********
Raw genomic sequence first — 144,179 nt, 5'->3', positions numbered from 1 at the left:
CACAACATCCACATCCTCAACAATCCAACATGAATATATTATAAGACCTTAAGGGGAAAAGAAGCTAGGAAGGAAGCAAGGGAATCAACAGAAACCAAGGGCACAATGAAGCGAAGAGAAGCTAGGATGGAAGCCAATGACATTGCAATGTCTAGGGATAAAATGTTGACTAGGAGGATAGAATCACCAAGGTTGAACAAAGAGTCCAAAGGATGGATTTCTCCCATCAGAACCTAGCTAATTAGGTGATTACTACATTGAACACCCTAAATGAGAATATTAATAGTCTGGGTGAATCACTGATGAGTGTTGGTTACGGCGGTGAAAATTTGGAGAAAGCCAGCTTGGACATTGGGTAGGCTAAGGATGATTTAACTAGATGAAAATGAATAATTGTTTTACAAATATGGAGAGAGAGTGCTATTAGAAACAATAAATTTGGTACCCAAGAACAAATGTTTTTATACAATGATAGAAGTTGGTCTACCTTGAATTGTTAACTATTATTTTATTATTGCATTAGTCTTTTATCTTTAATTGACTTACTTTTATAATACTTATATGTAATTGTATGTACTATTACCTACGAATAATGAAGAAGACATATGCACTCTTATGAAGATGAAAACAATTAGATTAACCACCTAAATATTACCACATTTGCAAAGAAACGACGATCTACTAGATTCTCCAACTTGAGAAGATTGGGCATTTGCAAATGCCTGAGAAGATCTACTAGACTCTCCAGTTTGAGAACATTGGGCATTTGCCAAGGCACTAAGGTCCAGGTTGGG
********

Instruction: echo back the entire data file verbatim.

Raw genomic sequence first — 144,179 nt, 5'->3', positions numbered from 1 at the left:
CACAACATCCACATCCTCAACAATCCAACATGAATATATTATAAGACCTTAAGGGGAAAAGAAGCTAGGAAGGAAGCAAGGGAATCAACAGAAACCAAGGGCACAATGAAGCGAAGAGAAGCTAGGATGGAAGCCAATGACATTGCAATGTCTAGGGATAAAATGTTGACTAGGAGGATAGAATCACCAAGGTTGAACAAAGAGTCCAAAGGATGGATTTCTCCCATCAGAACCTAGCTAATTAGGTGATTACTACATTGAACACCCTAAATGAGAATATTAATAGTCTGGGTGAATCACTGATGAGTGTTGGTTACGGCGGTGAAAATTTGGAGAAAGCCAGCTTGGACATTGGGTAGGCTAAGGATGATTTAACTAGATGAAAATGAATAATTGTTTTACAAATATGGAGAGAGAGTGCTATTAGAAACAATAAATTTGGTACCCAAGAACAAATGTTTTTATACAATGATAGAAGTTGGTCTACCTTGAATTGTTAACTATTATTTTATTATTGCATTAGTCTTTTATCTTTAATTGACTTACTTTTATAATACTTATATGTAATTGTATGTACTATTACCTACGAATAATGAAGAAGACATATGCACTCTTATGAAGATGAAAACAATTAGATTAACCACCTAAATATTACCACATTTGCAAAGAAACGACGATCTACTAGATTCTCCAACTTGAGAAGATTGGGCATTTGCAAATGCCTGAGAAGATCTACTAGACTCTCCAGTTTGAGAACATTGGGCATTTGCCAAGGCACTAAGGTCCAGGTTGGG